Sermon – January 31, 2021

Esther 2:1-18 – Moral Ambiguity in a Foreign Land (mp3)

There is no doubt that the people of Persia had different standards of right and wrong then we do today. Their relationship to authority, individual and social rights, government, and even God would have been so radically different from our we likely have a hard time even understanding how deep the differences go. The same would be true for those living in the Persian empire who were Jews. The difference between God’s desires and the culture in which they lived was vast. How could they be expected to navigate such a context in purity? How can we? Today, let us try to find some hope even as we live in a foreign land.

First, before we get to any application, we should understand that there are good reasons to believe that both Esther and Mordecai would have been in quite a bit of ignorance of the right moral path. Esther was raised in the Persian culture, and told to continue in that stream. Mordecai, raised during the last days of the Jewish kings prior to exile, would have had poor instruction in the law and poorer examples of leaders. In addition to this, we can certainly see the moral difficulty facing each. Esther’s adoptive father has pushed her into this act, a command that would be difficult, if not impossible, for her to ignore. And Mordecai may have had good reason to do so: anti-Semitism may have been already baked into leading members of the royal court. However, while these things ought to temper our reaction to their sin, we should not hesitate to call it sin. What, then, can we learn from all this?

1. We should be humble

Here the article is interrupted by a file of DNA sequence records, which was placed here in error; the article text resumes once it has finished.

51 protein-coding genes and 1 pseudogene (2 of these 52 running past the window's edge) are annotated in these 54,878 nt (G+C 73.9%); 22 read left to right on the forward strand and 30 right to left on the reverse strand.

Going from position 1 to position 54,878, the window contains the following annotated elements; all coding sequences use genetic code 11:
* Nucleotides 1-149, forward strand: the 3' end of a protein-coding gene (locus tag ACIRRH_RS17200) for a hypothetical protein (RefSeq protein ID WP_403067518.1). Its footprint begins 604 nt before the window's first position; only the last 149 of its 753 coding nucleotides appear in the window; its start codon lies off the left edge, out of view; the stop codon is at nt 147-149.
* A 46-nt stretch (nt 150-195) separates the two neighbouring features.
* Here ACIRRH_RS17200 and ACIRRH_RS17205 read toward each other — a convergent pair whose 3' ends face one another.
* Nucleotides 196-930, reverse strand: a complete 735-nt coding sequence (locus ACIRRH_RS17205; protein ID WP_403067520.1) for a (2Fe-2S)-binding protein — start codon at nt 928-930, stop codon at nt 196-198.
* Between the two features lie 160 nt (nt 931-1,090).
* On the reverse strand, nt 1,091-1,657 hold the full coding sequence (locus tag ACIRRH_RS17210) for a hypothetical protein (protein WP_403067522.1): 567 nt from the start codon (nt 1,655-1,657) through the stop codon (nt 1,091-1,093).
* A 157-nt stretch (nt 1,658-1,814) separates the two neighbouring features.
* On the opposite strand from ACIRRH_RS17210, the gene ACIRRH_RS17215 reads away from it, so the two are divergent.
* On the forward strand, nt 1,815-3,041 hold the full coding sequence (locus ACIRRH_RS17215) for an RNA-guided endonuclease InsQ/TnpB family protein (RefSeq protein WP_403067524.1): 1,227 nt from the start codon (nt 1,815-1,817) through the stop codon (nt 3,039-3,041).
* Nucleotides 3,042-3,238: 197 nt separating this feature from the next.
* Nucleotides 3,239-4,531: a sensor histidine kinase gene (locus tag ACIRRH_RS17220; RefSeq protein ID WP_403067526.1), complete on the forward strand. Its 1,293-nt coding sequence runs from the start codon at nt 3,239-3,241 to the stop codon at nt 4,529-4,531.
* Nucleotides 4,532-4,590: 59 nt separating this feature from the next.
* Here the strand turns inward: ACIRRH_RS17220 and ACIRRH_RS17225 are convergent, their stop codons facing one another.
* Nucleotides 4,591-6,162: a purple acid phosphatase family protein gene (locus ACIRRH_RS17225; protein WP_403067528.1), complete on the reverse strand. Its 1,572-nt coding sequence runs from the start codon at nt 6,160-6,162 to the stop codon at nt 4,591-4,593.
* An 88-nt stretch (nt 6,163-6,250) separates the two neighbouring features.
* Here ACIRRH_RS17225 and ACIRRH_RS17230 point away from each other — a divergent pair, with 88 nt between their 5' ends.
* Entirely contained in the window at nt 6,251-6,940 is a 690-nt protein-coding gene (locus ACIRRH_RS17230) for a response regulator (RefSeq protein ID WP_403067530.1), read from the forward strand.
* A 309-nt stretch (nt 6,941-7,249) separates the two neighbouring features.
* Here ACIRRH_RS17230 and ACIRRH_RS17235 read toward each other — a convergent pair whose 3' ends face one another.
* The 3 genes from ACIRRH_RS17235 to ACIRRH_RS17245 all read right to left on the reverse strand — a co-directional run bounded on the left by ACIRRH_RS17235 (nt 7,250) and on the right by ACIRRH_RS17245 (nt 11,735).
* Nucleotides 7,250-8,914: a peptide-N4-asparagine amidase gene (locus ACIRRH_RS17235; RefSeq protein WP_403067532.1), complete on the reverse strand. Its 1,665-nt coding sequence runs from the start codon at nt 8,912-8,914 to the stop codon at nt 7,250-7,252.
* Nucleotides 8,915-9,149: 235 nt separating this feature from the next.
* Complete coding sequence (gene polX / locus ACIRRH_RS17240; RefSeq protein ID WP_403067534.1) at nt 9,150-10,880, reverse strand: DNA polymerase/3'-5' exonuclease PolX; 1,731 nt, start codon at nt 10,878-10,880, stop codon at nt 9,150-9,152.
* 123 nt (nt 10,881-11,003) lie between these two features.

We should first admit that, as much as Esther and Mordecai were ignorant of their sins, so might we be. We live with one foot in Christ’s kingdom, but also as sojourners in a foreign land, and are always subject to being pulled along by the cultural stream we find ourselves in. Therefore, let us be slow in judging others where they are wrong, and quick to listen to how we might be astray.

2. We should be hungry
This humility should make us hungry for our own righteousness. If we are blind, we should seek sight. However, only listening to those who are standing in our very streams will only lead to more blindness. If both are blind, the end is only to fall in a pit. Let us listen to others who stand outside our stream, so that we might see our sins and pursue a better righteousness. We also stand outside streams – so let us winsomely speak wisdom to them, using rhetoric and politics, yes, but also lives well lived.

3. We should be hopeful
None of this is to make us panic, or concerned, or worried. We serve a great and kind God, who sent his Son that he might make us into his very own righteousness. We are to be saints, and that by his power, not ours. God uses sinful and morally insufficient people to build his Kingdom. So let us be hopeful! God will work and build his Kingdom, God will work and make us into better people, fit for such a Kingdom. Trust in God!